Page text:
[ExI] internet regulation as a public utility

spike spike66 at att.net
Tue Nov 11 03:55:13 UTC 2014


>… Behalf Of Adrian Tymes
Subject: Re: [ExI] internet regulation as a public utility

On Nov 10, 2014 5:07 PM, "spike" <spike66 at att.net> wrote:
>>>> I read up on it and I come away with little doubt: any attempt at regulation is a bad thing.  It sets up too many risks for violation of free speech enforced by the IRS.

>>>...at least target the right agency, please!  The IRS wouldn't be regulating this, but the FCC …

>>…The IRS is the universal enforcement arm.

>…That is factually incorrect.  If nothing else, there are other enforcement arms - starting with the military…

Was there a single military officer who has recently pled the fifth and refused to answer questions about the content of the missing evidence?

>…I understand your paranoia, but get your facts straight.  Otherwise, you have as much credibility on this issue as a flat Earther or a creationist…


Consider this explanation.  The IRS “lost” email, then gave us the very flimsiest of insulting excuses.  Now they are saying they didn’t bother looking for backups of their data because they already knew nothing would be found there.  Indeed?  How did they know that?  And how can they be so sure their accidental destruction of evidence didn’t accidentally miss something?  And why would they go to such extraordinary measures to destroy that evidence?  And why the stupid half-hearted excuses, in a country which has more IT experts per square mile than Australia has kanagroos?  Theory: those emails included the identities and actions of those who influenced the IRS to suppress an entire political party, which may have tipped an election.  If so, the IRS would stop at nothing to hide that evidence trail, because it would cause congress to pass laws making it illegal, which it apparently is not currently.  My point: the reason the IRS would be used as the government’s universal enforcement arm is that it has demonstrated that it has arbitrary power without accountability.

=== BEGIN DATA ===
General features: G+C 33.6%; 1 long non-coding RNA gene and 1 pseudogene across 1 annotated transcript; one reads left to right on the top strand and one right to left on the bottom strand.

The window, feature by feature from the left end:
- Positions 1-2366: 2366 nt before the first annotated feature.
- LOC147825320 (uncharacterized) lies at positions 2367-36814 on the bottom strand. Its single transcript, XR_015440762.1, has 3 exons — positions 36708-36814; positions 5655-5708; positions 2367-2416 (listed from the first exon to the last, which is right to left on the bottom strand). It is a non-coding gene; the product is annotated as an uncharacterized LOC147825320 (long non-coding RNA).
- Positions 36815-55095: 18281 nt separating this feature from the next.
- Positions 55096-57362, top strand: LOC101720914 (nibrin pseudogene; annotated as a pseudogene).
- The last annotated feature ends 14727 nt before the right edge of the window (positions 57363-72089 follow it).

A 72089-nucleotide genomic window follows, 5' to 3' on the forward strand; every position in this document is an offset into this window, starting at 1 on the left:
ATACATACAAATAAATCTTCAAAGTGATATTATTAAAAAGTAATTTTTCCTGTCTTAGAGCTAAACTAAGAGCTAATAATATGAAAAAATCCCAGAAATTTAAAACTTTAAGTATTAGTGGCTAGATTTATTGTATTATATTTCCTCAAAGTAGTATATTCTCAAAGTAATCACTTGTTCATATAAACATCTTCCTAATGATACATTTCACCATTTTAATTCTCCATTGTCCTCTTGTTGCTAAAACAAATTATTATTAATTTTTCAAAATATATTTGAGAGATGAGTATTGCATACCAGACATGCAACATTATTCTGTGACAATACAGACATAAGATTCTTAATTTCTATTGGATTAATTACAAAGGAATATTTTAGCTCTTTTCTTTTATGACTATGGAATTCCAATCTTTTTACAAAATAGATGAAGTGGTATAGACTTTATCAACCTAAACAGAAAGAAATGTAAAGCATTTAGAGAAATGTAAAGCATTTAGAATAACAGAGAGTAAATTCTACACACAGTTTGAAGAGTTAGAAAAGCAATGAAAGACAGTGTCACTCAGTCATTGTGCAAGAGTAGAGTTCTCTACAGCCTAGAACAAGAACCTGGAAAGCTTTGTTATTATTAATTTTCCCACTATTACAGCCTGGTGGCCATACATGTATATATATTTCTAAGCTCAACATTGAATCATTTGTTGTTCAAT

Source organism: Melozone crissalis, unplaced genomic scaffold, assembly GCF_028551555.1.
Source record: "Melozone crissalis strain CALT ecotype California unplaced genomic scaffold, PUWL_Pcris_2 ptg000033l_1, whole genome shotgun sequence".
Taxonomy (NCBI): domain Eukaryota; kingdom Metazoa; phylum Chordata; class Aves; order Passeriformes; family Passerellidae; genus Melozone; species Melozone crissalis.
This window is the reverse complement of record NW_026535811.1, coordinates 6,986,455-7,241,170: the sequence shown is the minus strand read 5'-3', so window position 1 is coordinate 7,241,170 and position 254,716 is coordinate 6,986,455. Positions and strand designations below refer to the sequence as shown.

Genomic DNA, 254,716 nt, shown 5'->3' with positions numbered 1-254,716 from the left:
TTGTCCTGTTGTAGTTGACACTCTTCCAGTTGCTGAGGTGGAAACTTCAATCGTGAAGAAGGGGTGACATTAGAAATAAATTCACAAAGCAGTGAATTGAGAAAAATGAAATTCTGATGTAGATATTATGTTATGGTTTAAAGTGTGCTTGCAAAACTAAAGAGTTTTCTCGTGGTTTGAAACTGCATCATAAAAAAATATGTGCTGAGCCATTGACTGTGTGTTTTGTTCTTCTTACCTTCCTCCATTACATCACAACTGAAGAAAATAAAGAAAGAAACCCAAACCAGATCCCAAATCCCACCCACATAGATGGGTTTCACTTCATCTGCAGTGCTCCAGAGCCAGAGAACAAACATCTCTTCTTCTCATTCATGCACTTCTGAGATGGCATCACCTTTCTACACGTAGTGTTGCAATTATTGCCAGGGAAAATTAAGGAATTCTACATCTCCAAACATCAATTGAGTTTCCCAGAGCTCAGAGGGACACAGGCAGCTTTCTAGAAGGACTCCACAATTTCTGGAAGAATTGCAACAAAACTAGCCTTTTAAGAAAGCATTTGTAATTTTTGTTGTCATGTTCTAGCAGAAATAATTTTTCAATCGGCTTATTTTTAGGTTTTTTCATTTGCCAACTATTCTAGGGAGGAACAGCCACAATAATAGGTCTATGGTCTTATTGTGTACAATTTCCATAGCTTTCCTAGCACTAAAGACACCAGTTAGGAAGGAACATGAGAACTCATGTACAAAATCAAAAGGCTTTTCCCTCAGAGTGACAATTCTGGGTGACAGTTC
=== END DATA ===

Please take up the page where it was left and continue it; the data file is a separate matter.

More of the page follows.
If ever there was a good argument for libertarian principles, this is it.  The irony should be lost on no one that the whole scheme came to light in the suppression of the party perhaps closest to libertarianism.  The government used the IRS to crush libertarianism.


>…No, they could not.  Especially since not all Internet operations are US-based, or anywhere the IRS can get to…

They can figure out who in the US is receiving the content they find objectionable, then tip off the IRS, and the recipient gets audited beyond recognition and is never heard of again. 

>…Corporations could, and would.  And they don't lean toward letting just anyone speak - their default is to give slow, preferably no, service to anyone not paying them.  The FCC at least defaults toward "voice for everybody"…


The FCC is so nice and so fair, they would never go corrupt, the way the IRS already has, with the EPA is close on their heels.  (Not.  We know what happens when any agency has power without accountability.)


Adrian, I’m just not buying it.  It will take a generation to restore trust in government destroyed in the past 12 years alone.


I don’t see why we couldn’t set up a system that guarantees a minimum free bandwidth allocation, a voice for everybody, available free everywhere, which would be more than adequate for text applications (which require almost nothing.)   Then let the corporations fight with their money (it’s their money, not ours) over who gets to deliver high-bandwidth streaming of the latest funny cat YouTubes, porn and epic fail videos.



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